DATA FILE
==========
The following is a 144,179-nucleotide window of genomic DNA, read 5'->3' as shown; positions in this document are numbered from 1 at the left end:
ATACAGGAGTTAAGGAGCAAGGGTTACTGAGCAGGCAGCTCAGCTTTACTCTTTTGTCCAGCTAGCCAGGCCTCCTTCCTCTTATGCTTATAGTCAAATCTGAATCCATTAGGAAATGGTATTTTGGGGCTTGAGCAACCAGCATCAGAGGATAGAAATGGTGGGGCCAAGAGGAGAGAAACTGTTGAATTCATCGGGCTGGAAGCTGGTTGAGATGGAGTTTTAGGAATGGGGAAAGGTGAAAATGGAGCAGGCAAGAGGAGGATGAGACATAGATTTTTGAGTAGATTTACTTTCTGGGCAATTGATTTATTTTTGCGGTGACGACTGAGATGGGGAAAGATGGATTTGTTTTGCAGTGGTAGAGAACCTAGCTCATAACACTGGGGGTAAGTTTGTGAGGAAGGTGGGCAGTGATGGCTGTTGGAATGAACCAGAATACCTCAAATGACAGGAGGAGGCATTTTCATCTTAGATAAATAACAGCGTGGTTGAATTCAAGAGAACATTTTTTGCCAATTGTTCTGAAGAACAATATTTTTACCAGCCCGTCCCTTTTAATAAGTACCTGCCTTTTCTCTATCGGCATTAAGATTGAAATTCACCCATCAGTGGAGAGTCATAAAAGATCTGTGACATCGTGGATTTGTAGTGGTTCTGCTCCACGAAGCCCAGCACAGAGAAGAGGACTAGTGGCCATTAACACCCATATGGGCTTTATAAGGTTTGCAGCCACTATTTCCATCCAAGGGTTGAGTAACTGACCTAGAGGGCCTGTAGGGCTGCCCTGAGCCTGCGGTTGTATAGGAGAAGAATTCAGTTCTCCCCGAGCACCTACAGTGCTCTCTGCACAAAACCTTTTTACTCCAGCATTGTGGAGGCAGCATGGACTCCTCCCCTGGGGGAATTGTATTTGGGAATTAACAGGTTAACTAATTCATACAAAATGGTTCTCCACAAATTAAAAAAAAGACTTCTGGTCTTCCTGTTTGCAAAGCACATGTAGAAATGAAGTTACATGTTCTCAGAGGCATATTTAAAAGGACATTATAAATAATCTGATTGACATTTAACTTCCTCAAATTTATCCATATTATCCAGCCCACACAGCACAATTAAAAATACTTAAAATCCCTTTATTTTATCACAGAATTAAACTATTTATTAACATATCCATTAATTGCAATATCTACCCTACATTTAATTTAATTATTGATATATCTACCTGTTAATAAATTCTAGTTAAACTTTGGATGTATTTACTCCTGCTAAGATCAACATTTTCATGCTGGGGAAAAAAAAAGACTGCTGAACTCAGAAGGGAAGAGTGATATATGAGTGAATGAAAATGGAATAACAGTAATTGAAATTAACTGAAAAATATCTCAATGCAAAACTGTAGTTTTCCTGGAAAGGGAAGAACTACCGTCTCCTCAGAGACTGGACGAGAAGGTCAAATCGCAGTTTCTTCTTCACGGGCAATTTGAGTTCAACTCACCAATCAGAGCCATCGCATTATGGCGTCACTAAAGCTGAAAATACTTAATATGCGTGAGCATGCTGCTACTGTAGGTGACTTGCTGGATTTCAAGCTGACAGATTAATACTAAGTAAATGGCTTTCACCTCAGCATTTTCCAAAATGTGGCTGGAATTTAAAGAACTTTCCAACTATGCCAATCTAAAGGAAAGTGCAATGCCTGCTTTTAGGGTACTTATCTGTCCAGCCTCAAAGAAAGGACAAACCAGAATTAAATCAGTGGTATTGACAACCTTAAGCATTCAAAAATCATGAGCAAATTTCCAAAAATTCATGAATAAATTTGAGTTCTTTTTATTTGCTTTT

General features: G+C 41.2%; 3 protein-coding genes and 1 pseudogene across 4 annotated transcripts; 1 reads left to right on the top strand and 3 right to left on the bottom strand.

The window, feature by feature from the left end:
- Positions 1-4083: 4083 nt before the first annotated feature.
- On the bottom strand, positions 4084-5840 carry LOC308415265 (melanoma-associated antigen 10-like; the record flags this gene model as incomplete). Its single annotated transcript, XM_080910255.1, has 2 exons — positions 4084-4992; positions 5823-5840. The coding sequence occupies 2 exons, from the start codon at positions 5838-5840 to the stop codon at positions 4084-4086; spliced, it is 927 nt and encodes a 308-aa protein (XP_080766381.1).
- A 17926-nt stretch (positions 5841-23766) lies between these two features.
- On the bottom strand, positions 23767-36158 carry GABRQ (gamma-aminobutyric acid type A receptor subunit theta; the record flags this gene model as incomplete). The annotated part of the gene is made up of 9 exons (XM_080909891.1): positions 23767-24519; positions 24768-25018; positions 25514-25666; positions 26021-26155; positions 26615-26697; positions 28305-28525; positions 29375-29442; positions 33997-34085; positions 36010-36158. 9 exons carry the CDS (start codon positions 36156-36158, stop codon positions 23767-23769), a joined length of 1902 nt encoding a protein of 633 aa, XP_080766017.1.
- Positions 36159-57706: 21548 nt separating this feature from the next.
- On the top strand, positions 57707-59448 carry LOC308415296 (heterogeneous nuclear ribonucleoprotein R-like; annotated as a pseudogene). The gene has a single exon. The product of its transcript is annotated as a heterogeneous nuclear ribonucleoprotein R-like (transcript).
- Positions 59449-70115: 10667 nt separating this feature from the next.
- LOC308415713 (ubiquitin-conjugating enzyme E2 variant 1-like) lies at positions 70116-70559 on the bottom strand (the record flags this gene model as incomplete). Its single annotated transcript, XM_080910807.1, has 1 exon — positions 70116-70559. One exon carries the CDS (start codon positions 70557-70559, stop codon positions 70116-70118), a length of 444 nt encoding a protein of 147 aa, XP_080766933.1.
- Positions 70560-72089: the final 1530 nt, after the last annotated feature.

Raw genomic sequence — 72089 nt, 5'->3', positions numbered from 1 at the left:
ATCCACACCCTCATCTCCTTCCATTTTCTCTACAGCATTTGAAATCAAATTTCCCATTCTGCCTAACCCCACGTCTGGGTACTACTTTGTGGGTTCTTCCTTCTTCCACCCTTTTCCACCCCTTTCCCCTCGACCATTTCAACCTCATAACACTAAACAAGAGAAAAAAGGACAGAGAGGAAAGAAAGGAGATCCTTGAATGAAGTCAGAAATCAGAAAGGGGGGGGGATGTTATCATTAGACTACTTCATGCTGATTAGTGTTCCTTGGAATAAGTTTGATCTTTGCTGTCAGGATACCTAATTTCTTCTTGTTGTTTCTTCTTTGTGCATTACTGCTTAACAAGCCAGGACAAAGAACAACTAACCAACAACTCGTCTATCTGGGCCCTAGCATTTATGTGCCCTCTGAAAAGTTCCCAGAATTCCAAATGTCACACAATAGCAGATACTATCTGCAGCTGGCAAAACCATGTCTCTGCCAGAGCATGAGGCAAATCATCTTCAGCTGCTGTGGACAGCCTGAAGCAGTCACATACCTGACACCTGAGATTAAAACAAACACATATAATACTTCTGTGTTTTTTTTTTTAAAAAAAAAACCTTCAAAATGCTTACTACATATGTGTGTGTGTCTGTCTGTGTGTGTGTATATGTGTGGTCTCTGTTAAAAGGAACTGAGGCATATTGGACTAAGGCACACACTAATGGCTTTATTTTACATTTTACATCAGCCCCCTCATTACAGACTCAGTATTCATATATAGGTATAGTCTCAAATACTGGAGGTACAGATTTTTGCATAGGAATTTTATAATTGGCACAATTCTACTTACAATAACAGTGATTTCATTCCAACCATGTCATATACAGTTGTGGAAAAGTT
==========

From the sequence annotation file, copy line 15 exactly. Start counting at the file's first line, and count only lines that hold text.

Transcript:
ATCCACACCCTCATCTCCTTCCATTTTCTCTACAGCATTTGAAATCAAATTTCCCATTCTGCCTAACCCCACGTCTGGGTACTACTTTGTGGGTTCTTCCTTCTTCCACCCTTTTCCACCCCTTTCCCCTCGACCATTTCAACCTCATAACACTAAACAAGAGAAAAAAGGACAGAGAGGAAAGAAAGGAGATCCTTGAATGAAGTCAGAAATCAGAAAGGGGGGGGGATGTTATCATTAGACTACTTCATGCTGATTAGTGTTCCTTGGAATAAGTTTGATCTTTGCTGTCAGGATACCTAATTTCTTCTTGTTGTTTCTTCTTTGTGCATTACTGCTTAACAAGCCAGGACAAAGAACAACTAACCAACAACTCGTCTATCTGGGCCCTAGCATTTATGTGCCCTCTGAAAAGTTCCCAGAATTCCAAATGTCACACAATAGCAGATACTATCTGCAGCTGGCAAAACCATGTCTCTGCCAGAGCATGAGGCAAATCATCTTCAGCTGCTGTGGACAGCCTGAAGCAGTCACATACCTGACACCTGAGATTAAAACAAACACATATAATACTTCTGTGTTTTTTTTTTTAAAAAAAAAACCTTCAAAATGCTTACTACATATGTGTGTGTGTCTGTCTGTGTGTGTGTATATGTGTGGTCTCTGTTAAAAGGAACTGAGGCATATTGGACTAAGGCACACACTAATGGCTTTATTTTACATTTTACATCAGCCCCCTCATTACAGACTCAGTATTCATATATAGGTATAGTCTCAAATACTGGAGGTACAGATTTTTGCATAGGAATTTTATAATTGGCACAATTCTACTTACAATAACAGTGATTTCATTCCAACCATGTCATATACAGTTGTGGAAAAGTT